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Monthly Archives: June 2009

The Tipping Point: Fascinating but Mythological?

The “tipping point” is a popular concept covering a whole range of phenomena (and a best-selling book by Malcolm Gladwell) where individual behavior depends on the behavior of the herd.

Its original application was to racial segregation. Nobel Laureate Thomas Schelling developed a beautifully simple model for this. Suppose that whites have different degrees of racism – some would “tolerate” higher shares of nonwhites than others. Schelling showed that the less racist whites would…

Posted in Aid policies and approaches, Economics principles | 17 Comments

I face my own critics

It’s only fair that I respond to my critics, in the same way I ask others to respond to my criticisms. A comment by Jeff on the poverty tourism controversy was particularly negative, but also succinct and eloquent, and his concerns seem to overlap with those expressed by other, so I will respond to Jeff directly. I put his comments in bold and my response in italics.

The main take away from this blog in

Posted in Meta | 15 Comments

The US Army fights me back! — in a nice peaceful way

The following is the text of an email I received today after asking Lieutenant General William Caldwell IV for comment as one of the authors of the United States Army’s Manual with some economic development ideas that I criticized:

Classification: UNCLASSIFIED

Caveats: FOUO

Dear Dr. Easterly,

LTG Caldwell is currently on personal leave and not regularly receiving

email.

This is a very important topic to him — the manual to which you refer

represents…

Posted in Military aid | 7 Comments

Response to MV tourism operator on “Should starving people be tourist attractions?”

Dear Michael (or Dr. Grosspietsch, whichever you prefer):

Thanks for taking the time to respond, which is very admirable in itself (I am still waiting a week later to hear from the US Army Lieutenant General William Caldwell IV on the Army’s approach to development.)

I have also read the comments on both my post and yours on Aid Watch, and I have read the post of Donald Ndahiro, the local…

Posted in Cognitive biases | 24 Comments

Response from tourism operator to “Should starving people be tourist attractions”

Dear William,

While it is generally a pleasure to get to know you, the circumstances are rather sad. I thank you, nevertheless, for inviting me personally to respond to your blog. I’m the Director of the Eos Visions network that got under fire here and – and I’m happy to admit it – the author of the brochure that you and several of your commentators criticize to a point that verges on insult.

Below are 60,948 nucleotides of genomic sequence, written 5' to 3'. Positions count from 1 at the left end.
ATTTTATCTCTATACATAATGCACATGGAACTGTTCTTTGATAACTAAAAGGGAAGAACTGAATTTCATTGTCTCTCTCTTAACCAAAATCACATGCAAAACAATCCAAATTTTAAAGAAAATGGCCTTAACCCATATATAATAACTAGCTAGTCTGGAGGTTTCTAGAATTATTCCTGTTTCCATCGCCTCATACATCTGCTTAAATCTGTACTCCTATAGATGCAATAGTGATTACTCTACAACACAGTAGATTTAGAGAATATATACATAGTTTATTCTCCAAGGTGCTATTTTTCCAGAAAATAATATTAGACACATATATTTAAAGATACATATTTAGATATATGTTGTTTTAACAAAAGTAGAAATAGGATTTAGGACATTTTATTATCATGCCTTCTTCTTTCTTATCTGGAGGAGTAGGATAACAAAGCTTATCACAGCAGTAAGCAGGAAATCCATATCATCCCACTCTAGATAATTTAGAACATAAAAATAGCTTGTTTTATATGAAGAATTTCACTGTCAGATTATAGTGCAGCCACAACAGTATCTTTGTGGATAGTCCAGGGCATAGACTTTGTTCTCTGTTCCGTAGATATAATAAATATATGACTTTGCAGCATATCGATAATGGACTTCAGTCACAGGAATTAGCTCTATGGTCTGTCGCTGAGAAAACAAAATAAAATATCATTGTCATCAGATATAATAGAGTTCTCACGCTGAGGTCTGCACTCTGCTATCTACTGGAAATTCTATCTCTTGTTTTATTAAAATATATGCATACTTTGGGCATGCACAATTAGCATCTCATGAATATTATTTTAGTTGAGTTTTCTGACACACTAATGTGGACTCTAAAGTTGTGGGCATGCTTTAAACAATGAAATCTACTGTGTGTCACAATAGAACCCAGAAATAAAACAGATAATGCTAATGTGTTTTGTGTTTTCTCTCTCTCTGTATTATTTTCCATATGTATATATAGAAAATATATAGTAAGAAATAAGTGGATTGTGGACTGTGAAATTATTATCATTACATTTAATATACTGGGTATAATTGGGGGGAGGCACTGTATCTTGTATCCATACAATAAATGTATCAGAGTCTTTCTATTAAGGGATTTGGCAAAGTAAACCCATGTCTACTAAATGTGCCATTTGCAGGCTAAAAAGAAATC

I…

Posted in Grand plans and aid targets, Poverty | 22 Comments

Should starving people be tourist attractions?

millennium-village-tourist.gif

Senegalese entrepreneur Magatte Wade on the Huffington Post touched a raw nerve about condescension towards Africans. She noted that a tourism operator was marketing one of Jeff Sachs’ Millennium Villages (MVs) as a vacation destination and quoted from the brochure “Please do not give anything to the villagers — no sweets.”

I decided to look more into the MV tourism project, not to pile on, but because I believe patronizing attitudes towards Africans…

Posted in Cognitive biases, Poverty | Tagged , | 41 Comments

J’accuse: the US Army’s Development Delusions

soldiersinIraq.gif

A wise economist that I met recently tipped me off that I would find the latest Army field manual interesting reading. He was more than right about that. The 2009 US ARMY STABILITY OPERATIONS FIELD MANUAL (available in a University of Michigan paperback as well as an earlier version online ) is remarkably full of utopian dreams of transforming other societies into oases of prosperity, peace, and democracy through the coordinated use…

Posted in Democracy and freedom, Grand plans and aid targets | 11 Comments

Links to other blogs to make you taller, happier, smarter

Secret to development is to be taller! taller makes you happier, richer, smarter – thanks a lot from us short people, tall Anne Case and Angus Deaton!

False pessimism exposé: American children still doing better than their parents (Café Hayek) are they taller?

FT first newspaper to figure out that other countries’ banking crisis experience might be relevant (Brazil) and that it might help to consult experts on such experience (Ross…

Posted in In the news | 1 Comment

Fund for Unsolvable Problems: is the IMF the new UN?

Scarcely another G-8 handshake goes by without piling another responsibility on the International Monetary Fund. The communiqué after the latest G8 Finance Ministers’ meeting last weekend asked the Fund to help devise “exit strategies” from stimulus at the exact right time in the exact right manner, which nobody knows and the G-8 cannot agree upon. Then they asked IMF should do more concessional lending to poor countries. So the IMF is only being put in…

Posted in Aid policies and approaches, Organizational behavior | Tagged | 1 Comment

A $3 million book with 8 readers? The impact of donor-driven research

One of aid donors’ less discussed activities is financing research. The Global Development Network (GDN) is probably the best known effort, a World Bank-sponsored effort to promote development research by researchers in the developing world, founded in December 1999, with an annual budget now of over $9 million (roughly the same as the entire annual budget for all National Science Foundation (NSF) funding of all economics research). In GDN’s own words, it exists to…

Posted in Data and statistics | 7 Comments